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Did our ancestors use wooden spears as hand-thrown hunting weapons? Milks, Annemieke.. Institute of Archaeology, University College London, 3 Feb 2016. Experiment. doi: 10.18258/6543
7 replicas of the front half of Schöningen spear II will be crafted from naturally grown spruce to match detailed measurements taken from published scaled photographs (whole spears cannot be used in this particular case because the barrel of the air cannon is 1 meter in length). Mass will be added to the rear of spears to replicate the total mass of previous complete replicas, thus replicating the kinetic energy. The air cannon is capable of firing at hand-throwing impact velocities, making it an excellent choice. The target is a mammal torso designated for human consumption. It will include the hide, is ethically sourced from a local butcher, and complies with testing protocols at the testing facilities. Each impact will be filmed with high speed video to directly relate impacts with velocities and ensure that velocities are accurately replicating hand-thrown spears. Spear points will be moulded using HighFlex silicone to capture surface marks and morphology, and faciliate the making of resin casts for further impact testing.
Impact velocities will be analysed using Phantom Cine View software. Wounds will be analysed by measuring Depth of Penetration of the spear points and photographing external wounds. Spears will be fired repeatedly until damaged beyond repair to maximise sample size. Spears will be resharpened if lightly blunted, with each resharpening being documented with photographs and Hiflex silicone moulding putty. Resin casts from the moulds will be compared in an impact drop test to analyse for homogeneity of variance. Bones will be cleaned and resulting lesions will be analysed using an image processing programme such as ImageJ. Lesion characteristics will be studied both with the naked eye and microscopy, and compared with previous results from experimental work using replicas as thrusting spears, and using hammerstones on flat bones.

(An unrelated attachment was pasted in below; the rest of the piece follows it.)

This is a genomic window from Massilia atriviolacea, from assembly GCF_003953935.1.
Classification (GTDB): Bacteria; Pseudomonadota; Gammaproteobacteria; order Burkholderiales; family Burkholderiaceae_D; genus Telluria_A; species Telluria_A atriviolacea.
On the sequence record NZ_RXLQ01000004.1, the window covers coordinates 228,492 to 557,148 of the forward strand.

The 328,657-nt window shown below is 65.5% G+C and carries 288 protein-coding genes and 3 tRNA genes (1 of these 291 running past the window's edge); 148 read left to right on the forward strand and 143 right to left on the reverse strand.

My colleague Dr. Debra Carr and I testing at Cranfield Defence and Security
Our experimental setup, showing the air cannon and high speed video camera.
Challenges are likely to be similar to previous experiments. The experimental setup has been previously tested, but the air cannon needs a bit of pre-experimentation to set the pressure bar correctly. Occasionally the high speed video does not fire and therefore does not capture the impact, but again pre-testing should eliminate most of these errors. Sample sizes are relatively small, but the experiment is designed to maximise the materials available. Previous impact testing on resharpened spear points has demonstrated that resharpening of wooden spear points has little effect on effectiveness and resin casts of the points will be tested to understand any variance from resharpening points.
The experiment tests the research question of the whether wooden spears, fired at hand-delivered velocities, are capable of lethally wounding a large mammal such as a horse. The secondary question, of what the resulting hunting lesions might look like is also key in that it enables an empirical assessment of rare artefacts such as the Boxgrove horse scapula fragment bearing a potential hunting lesion. A better understanding of hunting lesions from wooden spears will inform zooarchaeological studies of sites like Boxgrove and Schöningen.
The data will be analysed using multiple methods, including use of traditional analytical methods, the use software, microscopic techniques, and statistical analysis. The results will help to formulate new hypotheses and experimentation on the use of early weaponry in human evolution. Replication of the experiment will be straightforward.
This project has not yet shared any protocols.